In the book of Genesis, it is remarkable that the word “commandment” (mizwah) occurs only once.
“Abraham obeyed my voice and kept my charge, my commandments, my statutes, and my laws.” (Genesis 26:5 RSV) After the death of Abraham this characterization of him was given, to his son Isaac.
In other parts of the book of Genesis we indeed sometimes see the verb ziwwah, to command. Nevertheless, Abraham is told to leave his land, he is tasked with the circumcision and later he is said to sacrifice his son Isaac. In all these instances without a form of ziwwah. On each occasion Abraham was told what God wanted from him, and he did so. After Abraham’s passing away, he left Isaac with the recordings of his dialogues with God, with the narratives of all the remarkable extraordinary events that had occurred. Actually, these narratives also became the instructions for Isaac, to preserve them and to live according to them. (See also: What Do We Learn from Abraham about the Hebrew Bible? )
Jesus Was a Teacher, Not a Commander
In the life of Jesus we see a comparable pattern. He gave almost no commandments to his disciples, although he spoke with great authority to them. Once he gave a negative command, he forbade some disciples from making known what they had seen on the mountain when he spoke with Moses and Elijah (Matthew 17:9). Only at the end of the Gospel of Matthew (28:19-20), we hear Jesus say:
“Go therefore and make disciples of all nations, baptizing them in the name of the Father and of the Son and of the Holy Spirit, teaching them to observe all that I have commanded you.” Therefore we may see the same pattern as in the story of Abraham: Jesus left a testament of his discourses, and gave the order to preserve them and to live according to them.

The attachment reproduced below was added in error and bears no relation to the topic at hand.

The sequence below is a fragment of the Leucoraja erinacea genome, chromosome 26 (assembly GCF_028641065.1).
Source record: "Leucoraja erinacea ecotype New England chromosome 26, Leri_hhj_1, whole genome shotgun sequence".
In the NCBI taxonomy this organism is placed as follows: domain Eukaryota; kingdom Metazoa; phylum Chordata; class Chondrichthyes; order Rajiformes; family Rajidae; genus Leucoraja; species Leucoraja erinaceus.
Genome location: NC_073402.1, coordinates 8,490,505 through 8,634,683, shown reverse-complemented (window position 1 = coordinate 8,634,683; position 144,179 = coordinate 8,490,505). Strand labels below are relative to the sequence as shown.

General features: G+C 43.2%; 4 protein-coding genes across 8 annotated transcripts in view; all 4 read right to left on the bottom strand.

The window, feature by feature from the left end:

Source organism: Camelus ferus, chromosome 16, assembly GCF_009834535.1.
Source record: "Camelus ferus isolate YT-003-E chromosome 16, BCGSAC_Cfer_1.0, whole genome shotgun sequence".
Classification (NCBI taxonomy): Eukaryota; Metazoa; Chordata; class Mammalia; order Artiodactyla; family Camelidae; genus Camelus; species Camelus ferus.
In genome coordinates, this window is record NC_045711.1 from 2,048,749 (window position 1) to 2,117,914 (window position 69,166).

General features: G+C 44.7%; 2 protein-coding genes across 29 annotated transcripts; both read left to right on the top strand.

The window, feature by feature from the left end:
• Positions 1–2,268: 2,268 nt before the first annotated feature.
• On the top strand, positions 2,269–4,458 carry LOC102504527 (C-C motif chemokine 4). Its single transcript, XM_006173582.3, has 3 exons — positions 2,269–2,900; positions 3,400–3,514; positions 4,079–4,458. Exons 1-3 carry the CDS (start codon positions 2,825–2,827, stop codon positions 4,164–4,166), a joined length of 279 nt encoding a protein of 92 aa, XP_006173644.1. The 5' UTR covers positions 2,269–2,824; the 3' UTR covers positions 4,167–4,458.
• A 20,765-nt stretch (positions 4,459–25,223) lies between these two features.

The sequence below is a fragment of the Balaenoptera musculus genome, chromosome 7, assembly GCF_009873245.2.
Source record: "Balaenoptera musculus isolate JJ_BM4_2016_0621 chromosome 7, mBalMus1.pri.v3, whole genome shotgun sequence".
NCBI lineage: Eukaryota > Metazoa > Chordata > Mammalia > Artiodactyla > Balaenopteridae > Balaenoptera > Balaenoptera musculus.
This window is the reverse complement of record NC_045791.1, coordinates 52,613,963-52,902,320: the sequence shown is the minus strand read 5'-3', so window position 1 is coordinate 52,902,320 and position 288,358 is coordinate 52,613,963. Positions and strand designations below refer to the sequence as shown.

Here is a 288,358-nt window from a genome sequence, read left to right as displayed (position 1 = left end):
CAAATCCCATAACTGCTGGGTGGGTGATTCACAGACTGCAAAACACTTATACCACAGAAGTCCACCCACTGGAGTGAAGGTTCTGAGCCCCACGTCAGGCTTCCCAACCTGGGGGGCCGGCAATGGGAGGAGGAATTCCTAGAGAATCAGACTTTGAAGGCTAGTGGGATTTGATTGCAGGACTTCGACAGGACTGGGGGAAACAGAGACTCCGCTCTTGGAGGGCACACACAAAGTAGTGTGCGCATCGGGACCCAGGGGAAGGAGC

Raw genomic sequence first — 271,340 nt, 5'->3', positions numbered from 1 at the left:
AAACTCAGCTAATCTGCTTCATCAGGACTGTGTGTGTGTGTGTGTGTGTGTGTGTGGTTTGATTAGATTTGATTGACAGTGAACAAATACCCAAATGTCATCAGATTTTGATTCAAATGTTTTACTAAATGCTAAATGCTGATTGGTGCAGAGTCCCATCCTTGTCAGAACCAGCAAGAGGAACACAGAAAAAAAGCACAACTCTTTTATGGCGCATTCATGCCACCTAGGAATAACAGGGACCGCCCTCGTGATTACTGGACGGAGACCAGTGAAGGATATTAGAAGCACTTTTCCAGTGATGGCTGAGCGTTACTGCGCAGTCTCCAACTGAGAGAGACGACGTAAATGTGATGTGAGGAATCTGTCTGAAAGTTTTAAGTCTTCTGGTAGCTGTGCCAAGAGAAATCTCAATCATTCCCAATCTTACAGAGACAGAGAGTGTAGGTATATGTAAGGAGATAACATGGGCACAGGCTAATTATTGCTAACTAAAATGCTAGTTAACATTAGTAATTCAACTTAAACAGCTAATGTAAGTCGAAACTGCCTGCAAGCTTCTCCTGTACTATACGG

Two times Jesus made use of the verb entellomai (to order, command) in his last discourse at the Last Supper.
“You are my friends if you do what I command you.” And some later: “This I command you, to love one another.” (John 15:14, 17)
Six times he used the noun entoly (order, command) in this discourse (13:34, 14:15, 21, 31, 15:10, 12), and each time they are in the context of loving him and one another. For instance:
“He who has my commandments and keeps them, he it is who loves me; and he who loves me will be loved by my Father, and I will love him and manifest myself to him.” (John 14:21)
It is clear that the actual words of Jesus belong to the center of the Christian faith and cannot be missed in any way. In his last discourse, Jesus referred to these words as to his testament for his disciples, before he died.
How to Use Jesus’s Testament?
Of course there is coherence of doctrine in the sayings of Jesus. However, it is too poor to live with a doctrine alone. Christians live with Jesus, and they do so, as he is alive and is still writing his biblical words in their hearts (which is only possible when he lives in their hearts). That is the new covenant, Hebrews 10:16-17. So let’s listen carefully to our heart. Let’s trust in him and in his testament. Now you understand why we need to know that we have Jesus’s actual words. They cannot be missed. It is gold for the human soul.